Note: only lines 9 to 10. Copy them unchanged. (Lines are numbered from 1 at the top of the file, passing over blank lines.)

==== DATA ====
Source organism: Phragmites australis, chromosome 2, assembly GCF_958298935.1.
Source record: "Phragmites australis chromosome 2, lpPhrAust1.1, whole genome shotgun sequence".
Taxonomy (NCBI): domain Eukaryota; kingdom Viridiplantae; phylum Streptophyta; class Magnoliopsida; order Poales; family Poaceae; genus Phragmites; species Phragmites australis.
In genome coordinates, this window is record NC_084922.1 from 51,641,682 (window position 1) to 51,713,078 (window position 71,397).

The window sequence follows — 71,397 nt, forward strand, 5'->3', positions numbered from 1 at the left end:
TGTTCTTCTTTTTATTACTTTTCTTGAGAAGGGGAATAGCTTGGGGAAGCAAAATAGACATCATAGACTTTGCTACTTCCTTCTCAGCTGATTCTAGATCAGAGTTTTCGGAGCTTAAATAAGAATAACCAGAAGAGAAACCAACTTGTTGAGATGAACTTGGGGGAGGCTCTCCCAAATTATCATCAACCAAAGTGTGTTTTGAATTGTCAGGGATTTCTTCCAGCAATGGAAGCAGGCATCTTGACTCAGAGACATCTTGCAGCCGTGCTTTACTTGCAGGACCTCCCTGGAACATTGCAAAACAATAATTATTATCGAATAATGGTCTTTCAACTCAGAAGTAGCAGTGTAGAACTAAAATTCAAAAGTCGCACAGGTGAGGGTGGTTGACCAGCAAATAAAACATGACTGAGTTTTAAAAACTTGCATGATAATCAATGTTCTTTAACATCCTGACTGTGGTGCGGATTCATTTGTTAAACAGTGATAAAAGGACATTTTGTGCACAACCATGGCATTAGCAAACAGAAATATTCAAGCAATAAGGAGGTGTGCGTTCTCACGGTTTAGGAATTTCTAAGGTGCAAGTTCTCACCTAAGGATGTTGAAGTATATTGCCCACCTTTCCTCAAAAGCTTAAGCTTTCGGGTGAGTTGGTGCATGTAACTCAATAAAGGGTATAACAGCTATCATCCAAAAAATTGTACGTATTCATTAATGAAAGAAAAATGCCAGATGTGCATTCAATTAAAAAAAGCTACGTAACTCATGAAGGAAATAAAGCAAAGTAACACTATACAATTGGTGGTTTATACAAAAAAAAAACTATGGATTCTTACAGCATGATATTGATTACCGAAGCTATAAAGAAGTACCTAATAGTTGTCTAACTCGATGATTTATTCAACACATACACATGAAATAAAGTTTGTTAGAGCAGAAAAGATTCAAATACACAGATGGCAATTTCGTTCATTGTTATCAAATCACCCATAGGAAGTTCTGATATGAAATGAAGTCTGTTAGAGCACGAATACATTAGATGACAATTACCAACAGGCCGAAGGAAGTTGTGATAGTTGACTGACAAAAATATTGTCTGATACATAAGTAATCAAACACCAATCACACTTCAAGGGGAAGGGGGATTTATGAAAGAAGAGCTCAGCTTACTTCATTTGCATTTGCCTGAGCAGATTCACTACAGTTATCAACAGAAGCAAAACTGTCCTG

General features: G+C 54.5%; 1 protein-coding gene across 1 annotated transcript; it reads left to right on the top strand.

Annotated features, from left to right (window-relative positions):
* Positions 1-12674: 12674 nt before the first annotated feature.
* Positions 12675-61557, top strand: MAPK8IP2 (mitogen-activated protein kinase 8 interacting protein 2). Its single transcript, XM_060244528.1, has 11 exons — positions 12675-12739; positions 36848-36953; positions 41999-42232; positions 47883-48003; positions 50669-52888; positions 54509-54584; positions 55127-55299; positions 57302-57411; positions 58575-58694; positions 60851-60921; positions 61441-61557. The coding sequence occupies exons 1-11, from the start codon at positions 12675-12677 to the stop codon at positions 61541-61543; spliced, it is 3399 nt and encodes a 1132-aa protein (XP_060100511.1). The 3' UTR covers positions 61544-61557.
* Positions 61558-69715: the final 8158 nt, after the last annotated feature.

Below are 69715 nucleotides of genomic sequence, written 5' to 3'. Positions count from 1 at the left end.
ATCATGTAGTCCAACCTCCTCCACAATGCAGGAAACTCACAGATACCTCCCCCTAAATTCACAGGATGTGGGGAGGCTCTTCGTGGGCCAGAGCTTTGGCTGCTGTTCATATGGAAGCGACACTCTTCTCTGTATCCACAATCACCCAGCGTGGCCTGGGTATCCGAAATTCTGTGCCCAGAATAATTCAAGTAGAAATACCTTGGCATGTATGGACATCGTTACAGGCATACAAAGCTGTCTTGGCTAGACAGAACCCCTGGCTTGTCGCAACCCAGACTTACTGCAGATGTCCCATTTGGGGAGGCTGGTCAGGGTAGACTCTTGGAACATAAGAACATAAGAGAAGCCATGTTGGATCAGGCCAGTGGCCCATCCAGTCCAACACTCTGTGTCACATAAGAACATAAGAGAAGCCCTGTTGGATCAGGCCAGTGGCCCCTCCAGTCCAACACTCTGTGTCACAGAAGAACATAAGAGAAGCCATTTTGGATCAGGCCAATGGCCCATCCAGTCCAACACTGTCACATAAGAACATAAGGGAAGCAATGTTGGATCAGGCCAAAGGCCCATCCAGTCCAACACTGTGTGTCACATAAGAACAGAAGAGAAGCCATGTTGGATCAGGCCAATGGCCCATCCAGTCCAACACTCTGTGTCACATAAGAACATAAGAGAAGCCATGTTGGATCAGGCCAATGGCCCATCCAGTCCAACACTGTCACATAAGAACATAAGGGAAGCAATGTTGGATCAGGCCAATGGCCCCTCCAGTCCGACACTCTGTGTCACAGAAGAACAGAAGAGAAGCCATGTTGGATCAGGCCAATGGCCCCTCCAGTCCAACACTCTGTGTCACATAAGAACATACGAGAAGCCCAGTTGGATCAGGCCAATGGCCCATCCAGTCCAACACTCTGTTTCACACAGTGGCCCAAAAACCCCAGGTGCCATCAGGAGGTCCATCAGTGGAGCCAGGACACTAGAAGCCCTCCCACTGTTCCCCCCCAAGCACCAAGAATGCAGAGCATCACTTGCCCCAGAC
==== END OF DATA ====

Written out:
* Positions 1-12674: 12674 nt before the first annotated feature.
* Positions 12675-61557, top strand: MAPK8IP2 (mitogen-activated protein kinase 8 interacting protein 2). Its single transcript, XM_060244528.1, has 11 exons — positions 12675-12739; positions 36848-36953; positions 41999-42232; positions 47883-48003; positions 50669-52888; positions 54509-54584; positions 55127-55299; positions 57302-57411; positions 58575-58694; positions 60851-60921; positions 61441-61557. The coding sequence occupies exons 1-11, from the start codon at positions 12675-12677 to the stop codon at positions 61541-61543; spliced, it is 3399 nt and encodes a 1132-aa protein (XP_060100511.1). The 3' UTR covers positions 61544-61557.